Letters From The Society For The Protection Of Ancient Buildings’ Archive
These are just a few letters I found in the archive at the Society for the Protection of Ancient Buildings in Spital Sq, confirming that my own modest involvement in the successful campaign to save the Marquis of Lansdowne has many noble precedents, as over the last one hundred and thirty years, many writers and artists have sought to use their influence in a similar vein. Celebrating National Explore Your Archive Week, it is my pleasure to publish these letters for the first time – click on any one of the images below to enlarge and read the text.
William Morris wrote to the Reverend H. West of the church at North Fordingham to express the Society’s disapproval about proposed building works and the letter encapsulates the founding principles of the SPAB in Morris’s own hand. They strongly objected to the Victorian passion for ‘restoring’ medieval buildings to an imagined state of antiquity. Believing this work to be pastiche and worse, Morris understood that it injured historic fabric as the guilty parties stripped and destroyed to achieve their own, largely inaccurate vision of what the building should have looked like. The word ‘restore’ is particularly significant as it implies putting back things that weren’t necessarily there in the first place. ‘Repair’ is still the Society’s operative word.
Reports of destructive activities came to the Society from many famous correspondents – here George Gilbert Scott ( Architect of St Pancras Station) writes of damage to the church at Mells in Somerset.
Edward Burne Jones write to Thackeray Turner (one of the earliest SPAB Secretaries) regarding problems at Worcester Cathedral on February 9th, 1897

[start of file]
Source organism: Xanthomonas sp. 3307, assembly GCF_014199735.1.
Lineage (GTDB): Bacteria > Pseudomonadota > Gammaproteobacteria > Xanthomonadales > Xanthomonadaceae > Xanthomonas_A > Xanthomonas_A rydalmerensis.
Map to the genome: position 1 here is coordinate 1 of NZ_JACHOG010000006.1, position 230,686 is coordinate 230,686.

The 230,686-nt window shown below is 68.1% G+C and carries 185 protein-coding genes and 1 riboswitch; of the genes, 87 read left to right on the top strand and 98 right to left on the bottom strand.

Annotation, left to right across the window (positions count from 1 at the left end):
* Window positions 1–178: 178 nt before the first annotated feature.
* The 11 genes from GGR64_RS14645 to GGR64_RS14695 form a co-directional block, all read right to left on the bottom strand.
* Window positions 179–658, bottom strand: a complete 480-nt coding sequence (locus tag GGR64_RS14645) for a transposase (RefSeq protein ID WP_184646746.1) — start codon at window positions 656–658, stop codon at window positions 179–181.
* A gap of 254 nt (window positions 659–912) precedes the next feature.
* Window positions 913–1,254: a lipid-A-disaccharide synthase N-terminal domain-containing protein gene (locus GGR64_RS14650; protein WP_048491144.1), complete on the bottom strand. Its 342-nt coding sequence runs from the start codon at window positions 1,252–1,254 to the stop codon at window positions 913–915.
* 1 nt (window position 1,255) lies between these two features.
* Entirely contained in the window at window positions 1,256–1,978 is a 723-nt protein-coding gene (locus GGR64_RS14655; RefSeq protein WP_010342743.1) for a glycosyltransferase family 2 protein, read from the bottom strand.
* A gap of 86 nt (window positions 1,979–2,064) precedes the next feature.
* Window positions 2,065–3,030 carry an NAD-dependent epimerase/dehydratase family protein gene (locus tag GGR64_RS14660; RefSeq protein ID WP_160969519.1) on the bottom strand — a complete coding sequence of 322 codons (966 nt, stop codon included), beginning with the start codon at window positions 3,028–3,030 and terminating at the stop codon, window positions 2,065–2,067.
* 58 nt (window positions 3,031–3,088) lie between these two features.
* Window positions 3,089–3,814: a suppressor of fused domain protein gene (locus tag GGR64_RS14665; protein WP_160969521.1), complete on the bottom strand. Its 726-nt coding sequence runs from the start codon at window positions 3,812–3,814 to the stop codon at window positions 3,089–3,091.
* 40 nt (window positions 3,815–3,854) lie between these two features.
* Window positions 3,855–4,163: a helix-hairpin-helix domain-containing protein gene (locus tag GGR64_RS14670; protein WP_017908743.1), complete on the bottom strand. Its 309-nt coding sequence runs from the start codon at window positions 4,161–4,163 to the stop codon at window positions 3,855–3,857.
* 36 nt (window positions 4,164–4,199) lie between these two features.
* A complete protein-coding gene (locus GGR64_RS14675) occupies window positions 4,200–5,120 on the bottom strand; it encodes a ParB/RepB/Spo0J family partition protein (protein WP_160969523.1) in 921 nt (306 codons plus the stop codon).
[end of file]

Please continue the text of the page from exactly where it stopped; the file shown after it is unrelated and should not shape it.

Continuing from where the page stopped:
William Holman Hunt wrote with great passion to Morris about his concerns over proposed ‘extensive repairs’ to the Great Mosque in Jerusalem. He writes with dismay that the gates have been painted “a vivid pea green that would disgrace a Whitechapel Shop front.”
Thanks to the concern of Charles Robert Ashbee, designer & founder of the School of Handicraft in Bow, the magnificent seventeenth century Trinity Almshouses still stand in Whitechapel today..
Octavia Hill, social reformer and one of the founders of the National Trust, wrote this grief struck letter about proposed alterations to the West Front of Peterborough Cathedral.
In his professional guise as an architectural surveyor, Thomas Hardy was a committed SPAB caseworker protecting churches in the West Country. In these hastily scribbled cards he writes in anguish over Puddletown Church which featured in Tess of the D’Urbevilles.
George Bernard Shaw wrote to the Society on 15th July 1929, enquiring over the wisdom of restoration at the church in Ayot St Lawrence.
John Betjeman wrote to ask for SPAB’s advice on the Unitarian Chapel, Newbury, which was built in 1697. Three months previously, it was sold to the YWCA who were raising funds to ‘repair’ it.
As a SPAB council member, John Betjeman wrote this comic note signed pseudonymously – indicative of the humour that prevailed.
Letters courtesy of Society for Protection of Ancient Buildings
You may also like to read about